In Nagaland, car gifted by father used as free ambulance

After Hongnao Konyak’s free service, Mon town now has three ambulances, with one dedicated for COVID-19 patients

Former Nagaland school teacher Hamshen Konyak had a piece of advice for his son after handing over the keys of a brand new SUV bought from his retirement benefits three years ago: “Put this gift to good use.”

The son, 39-year-old Hongnao Konyak, did better. He turned the SUV into an ambulance to ferry the sick and their attendants for more than three months during the COVID-19 lockdown phases.

His 100-day service ended in August after Mon, the headquarters of Mon district about 330 km from State capital Kohima, received the first of its three ambulances from the government and a Gurugram-based NGO.

Mr. Konyak, a social worker and a member of the district unit of the Naga People’s Front, was not just a “self-styled driver” of a “makeshift ambulance” when the district had none.

He often became the attendant of an unaccompanied patient and an interpreter for villagers who spoke different dialects of the Konyak tribal language that non-Konyak doctors and medical staff did not understand. He also organised blood donors, bringing them to the District Hospital Mon (DHM) and dropping them back home.

One such beneficiary was the brother of Methna Konyak, a haemophilia (a genetic disorder that affects blood-clotting) patient who needed five units of blood of A+ group.

“It would have been difficult to get blood for my brother without Hongnao’s help. A person who uses his own vehicle, burns fuel and helps the sick get treatment in time during difficult times is a rarity,” the patient’s brother said.

“Hongnao was a massive help during the lockdown when patients could come from faraway villages because of the lockdown,” said DHM’s Medical Superintendent Khrielasanuo.

“I could not let my car be parked idly when in-patients of the district hospital, designated a COVID-19 hospital, had to be relocated. I met district authorities with the proposal of providing round-the-clock ambulance service with my car,” Mr. Konyak told The Hindu from Mon.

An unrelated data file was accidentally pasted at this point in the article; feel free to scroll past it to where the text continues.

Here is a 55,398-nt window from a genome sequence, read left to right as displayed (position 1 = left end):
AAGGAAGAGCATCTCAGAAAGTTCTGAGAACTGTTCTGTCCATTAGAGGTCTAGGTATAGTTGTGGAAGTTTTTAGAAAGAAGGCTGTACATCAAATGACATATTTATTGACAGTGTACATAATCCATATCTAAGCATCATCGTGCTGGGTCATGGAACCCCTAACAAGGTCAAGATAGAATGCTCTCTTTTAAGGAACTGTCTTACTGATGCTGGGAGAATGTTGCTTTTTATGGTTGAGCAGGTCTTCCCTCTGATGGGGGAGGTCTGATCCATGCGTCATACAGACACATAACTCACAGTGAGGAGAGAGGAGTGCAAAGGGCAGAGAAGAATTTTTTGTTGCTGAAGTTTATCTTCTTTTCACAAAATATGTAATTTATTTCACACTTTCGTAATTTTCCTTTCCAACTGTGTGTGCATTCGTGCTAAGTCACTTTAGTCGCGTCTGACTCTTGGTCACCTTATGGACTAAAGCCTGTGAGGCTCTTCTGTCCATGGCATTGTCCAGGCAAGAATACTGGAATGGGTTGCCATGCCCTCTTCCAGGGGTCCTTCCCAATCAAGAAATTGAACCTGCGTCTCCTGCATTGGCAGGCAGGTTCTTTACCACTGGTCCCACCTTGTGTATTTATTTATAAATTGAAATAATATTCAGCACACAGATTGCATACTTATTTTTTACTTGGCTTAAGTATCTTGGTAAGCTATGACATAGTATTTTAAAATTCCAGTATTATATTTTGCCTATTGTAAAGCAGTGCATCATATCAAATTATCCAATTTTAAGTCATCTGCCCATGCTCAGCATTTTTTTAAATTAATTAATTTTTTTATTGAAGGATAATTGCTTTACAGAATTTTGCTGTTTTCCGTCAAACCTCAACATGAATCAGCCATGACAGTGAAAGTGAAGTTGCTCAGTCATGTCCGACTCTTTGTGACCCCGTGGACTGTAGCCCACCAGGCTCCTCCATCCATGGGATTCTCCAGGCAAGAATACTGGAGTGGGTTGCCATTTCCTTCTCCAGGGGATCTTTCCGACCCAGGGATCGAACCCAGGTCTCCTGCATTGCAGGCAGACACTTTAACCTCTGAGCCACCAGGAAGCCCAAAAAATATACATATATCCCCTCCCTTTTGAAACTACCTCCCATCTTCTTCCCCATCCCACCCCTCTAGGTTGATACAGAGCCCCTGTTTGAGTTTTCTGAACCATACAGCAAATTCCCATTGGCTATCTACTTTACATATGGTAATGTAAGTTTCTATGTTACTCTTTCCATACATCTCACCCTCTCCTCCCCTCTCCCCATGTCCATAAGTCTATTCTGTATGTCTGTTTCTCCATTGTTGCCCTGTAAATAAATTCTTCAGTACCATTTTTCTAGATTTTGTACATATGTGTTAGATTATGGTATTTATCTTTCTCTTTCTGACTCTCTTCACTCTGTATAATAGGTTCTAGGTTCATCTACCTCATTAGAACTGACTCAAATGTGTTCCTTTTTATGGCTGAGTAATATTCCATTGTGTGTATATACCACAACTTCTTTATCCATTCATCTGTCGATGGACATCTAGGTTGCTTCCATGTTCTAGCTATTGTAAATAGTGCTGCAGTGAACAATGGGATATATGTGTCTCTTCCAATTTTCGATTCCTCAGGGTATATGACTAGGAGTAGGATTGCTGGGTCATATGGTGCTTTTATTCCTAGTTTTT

He ferried patients to and from various towns and villages in the district as well as hospitals in adjoining Assam. “I must have transported some 150 people, including pregnant woman for delivery. The DHM asked me to keep a record but I did not do this for the records, neither for getting anything in return,” he said.

Only once did he receive some help — a gift of 50 litres of diesel from a fuel outlet owner in Mon town for enabling his “service to mankind”.

After his 100-day service, he stayed a month at the Mon Covid Control Room voluntarily monitoring quarantine, recovery, and other health centres.

Mon’s District Magistrate Thavaseelan K. said the district administration did not waste time in permitting Mr. Konyak to ferry non-COVID-19 patients but by adhering to all safety protocols.

“We are grateful to people like him and organisations such as Konyak Union for helping the administration during the toughest phases of the pandemic,” he said.

A week ago, the State government announced that DHM — one of Nagaland’s cleanest hospitals — would be upgraded to a medical college. Locals feel the makeshift ambulance could have played a role in this decision.

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